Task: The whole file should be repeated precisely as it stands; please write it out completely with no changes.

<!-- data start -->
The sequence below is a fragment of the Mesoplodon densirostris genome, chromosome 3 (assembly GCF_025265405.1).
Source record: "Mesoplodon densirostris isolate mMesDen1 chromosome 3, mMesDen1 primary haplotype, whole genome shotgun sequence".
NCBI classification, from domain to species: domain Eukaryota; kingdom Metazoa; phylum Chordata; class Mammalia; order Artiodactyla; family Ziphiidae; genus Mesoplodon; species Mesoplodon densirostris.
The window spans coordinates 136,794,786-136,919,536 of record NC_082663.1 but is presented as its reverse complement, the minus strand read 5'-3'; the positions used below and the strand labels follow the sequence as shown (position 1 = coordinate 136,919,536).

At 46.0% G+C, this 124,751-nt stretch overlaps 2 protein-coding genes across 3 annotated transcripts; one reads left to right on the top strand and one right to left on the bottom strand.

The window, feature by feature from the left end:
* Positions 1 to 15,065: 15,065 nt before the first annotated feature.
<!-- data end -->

The sequence below is a fragment of the Mesoplodon densirostris genome, chromosome 3 (assembly GCF_025265405.1).
Source record: "Mesoplodon densirostris isolate mMesDen1 chromosome 3, mMesDen1 primary haplotype, whole genome shotgun sequence".
NCBI classification, from domain to species: domain Eukaryota; kingdom Metazoa; phylum Chordata; class Mammalia; order Artiodactyla; family Ziphiidae; genus Mesoplodon; species Mesoplodon densirostris.
The window spans coordinates 136,794,786-136,919,536 of record NC_082663.1 but is presented as its reverse complement, the minus strand read 5'-3'; the positions used below and the strand labels follow the sequence as shown (position 1 = coordinate 136,919,536).

At 46.0% G+C, this 124,751-nt stretch overlaps 2 protein-coding genes across 3 annotated transcripts; one reads left to right on the top strand and one right to left on the bottom strand.

The window, feature by feature from the left end:
* Positions 1 to 15,065: 15,065 nt before the first annotated feature.